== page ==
The turns and twists of events are a clear demonstration of the poor conflict resolution skill set of the current administration. In any working system, whenever there is a misunderstanding between two discerning parties concerning specific issues, it is expected that they first seek to resolve the dispute amicably in utmost good faith. In the instant case, the government has repeatedly proven to lack commitment. It should accept responsibility for the various stalemates encountered during negotiations, as they were caused by government’s vehement disinclination to abide by the terms of agreement it had signed.
The university teachers’ action was chiefly aimed at getting the government to implement the negotiated and renegotiated 2009 Agreement, which successive governments, including the current one, have failed to honour. ASUU resorted to strike when government repeatedly failed to listen to their cries. Nevertheless, given the attitudinal behaviour of the extant and successive administrations; and the grave setback to the learning institutions, students and parents, it is apparent that strike is gradually losing its place as an effective dispute-resolution tool in labour matters in Nigeria.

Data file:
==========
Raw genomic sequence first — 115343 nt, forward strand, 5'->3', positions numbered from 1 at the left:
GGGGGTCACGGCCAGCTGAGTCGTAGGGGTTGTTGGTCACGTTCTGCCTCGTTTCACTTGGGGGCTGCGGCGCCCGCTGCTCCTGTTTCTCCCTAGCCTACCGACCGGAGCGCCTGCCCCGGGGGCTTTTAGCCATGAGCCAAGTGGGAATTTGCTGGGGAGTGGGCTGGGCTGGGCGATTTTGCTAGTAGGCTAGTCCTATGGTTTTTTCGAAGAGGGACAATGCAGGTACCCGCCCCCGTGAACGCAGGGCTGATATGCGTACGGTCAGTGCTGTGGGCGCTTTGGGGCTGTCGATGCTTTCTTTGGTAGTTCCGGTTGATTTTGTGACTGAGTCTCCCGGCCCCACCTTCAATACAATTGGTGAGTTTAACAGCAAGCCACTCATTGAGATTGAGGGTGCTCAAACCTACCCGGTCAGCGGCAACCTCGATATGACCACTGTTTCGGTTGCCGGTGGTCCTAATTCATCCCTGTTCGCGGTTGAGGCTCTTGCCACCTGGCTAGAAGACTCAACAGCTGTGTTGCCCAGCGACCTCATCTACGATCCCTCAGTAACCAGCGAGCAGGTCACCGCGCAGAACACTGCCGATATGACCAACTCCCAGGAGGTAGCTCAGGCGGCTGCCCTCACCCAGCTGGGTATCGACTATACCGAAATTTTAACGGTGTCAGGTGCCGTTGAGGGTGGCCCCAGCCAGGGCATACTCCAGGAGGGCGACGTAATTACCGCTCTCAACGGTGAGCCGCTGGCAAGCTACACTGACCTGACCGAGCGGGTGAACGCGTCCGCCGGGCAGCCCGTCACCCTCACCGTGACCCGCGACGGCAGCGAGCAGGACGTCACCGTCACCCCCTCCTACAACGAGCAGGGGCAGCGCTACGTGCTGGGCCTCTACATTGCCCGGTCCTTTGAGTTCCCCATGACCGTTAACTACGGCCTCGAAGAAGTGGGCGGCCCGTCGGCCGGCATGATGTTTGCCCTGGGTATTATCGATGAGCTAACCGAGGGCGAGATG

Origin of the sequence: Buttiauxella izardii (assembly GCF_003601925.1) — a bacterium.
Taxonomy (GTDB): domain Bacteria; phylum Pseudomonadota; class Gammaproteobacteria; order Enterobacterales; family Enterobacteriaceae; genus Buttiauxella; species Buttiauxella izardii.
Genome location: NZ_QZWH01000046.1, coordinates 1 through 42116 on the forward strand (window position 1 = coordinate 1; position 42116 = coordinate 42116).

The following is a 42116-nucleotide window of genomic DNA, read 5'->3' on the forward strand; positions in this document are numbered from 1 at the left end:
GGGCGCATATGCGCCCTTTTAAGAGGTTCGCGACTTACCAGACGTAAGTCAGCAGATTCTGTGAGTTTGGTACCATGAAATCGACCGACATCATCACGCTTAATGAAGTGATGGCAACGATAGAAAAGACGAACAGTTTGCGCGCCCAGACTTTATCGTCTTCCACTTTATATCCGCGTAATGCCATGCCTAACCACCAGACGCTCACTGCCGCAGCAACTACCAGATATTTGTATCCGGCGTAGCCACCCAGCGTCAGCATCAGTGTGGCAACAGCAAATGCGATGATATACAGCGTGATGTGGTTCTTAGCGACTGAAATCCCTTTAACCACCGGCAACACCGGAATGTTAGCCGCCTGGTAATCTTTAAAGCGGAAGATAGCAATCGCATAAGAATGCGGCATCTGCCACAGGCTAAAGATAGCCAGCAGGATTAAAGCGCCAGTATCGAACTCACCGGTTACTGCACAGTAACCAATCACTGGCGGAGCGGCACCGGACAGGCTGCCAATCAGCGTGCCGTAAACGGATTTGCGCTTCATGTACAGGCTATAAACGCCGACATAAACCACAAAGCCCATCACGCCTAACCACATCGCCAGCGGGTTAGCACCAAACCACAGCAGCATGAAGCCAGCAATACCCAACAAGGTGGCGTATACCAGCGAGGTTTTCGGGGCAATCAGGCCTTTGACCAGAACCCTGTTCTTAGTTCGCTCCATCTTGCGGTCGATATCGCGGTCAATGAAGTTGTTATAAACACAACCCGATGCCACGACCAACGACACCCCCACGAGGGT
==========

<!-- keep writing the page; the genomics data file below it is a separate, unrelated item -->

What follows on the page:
In the words of Mazi Ifeanyi Nnadi, Esq: “A good wrestler should know when a fresh tactic is needed against an opponent. Over the years, ASUU has adopted a single labour union strategy to press home its demands against the Federal Government. This single strategy has no doubt weakened our public (tertiary) institutions, caused frustration and untold hardship to university students, impoverished lecturers of these public institutions, increased the rate of criminal constituents and in some cases caused avoidable deaths for young promising students.” Put differently, strike is an ill that blows nobody any good. It is indubitable that whenever the activities of the higher institutions are halted, the ripple effects are always disastrous. The country loses some of her best intellectuals to more educationally advanced climes with the attendant consequence of churning out poorly trained students as graduates thereby leaving the country at the mercy of quacks. While Nigeria keeps holding herself out as the giant of Africa, South Africa is consistently topping the African University Ranking. What an irony!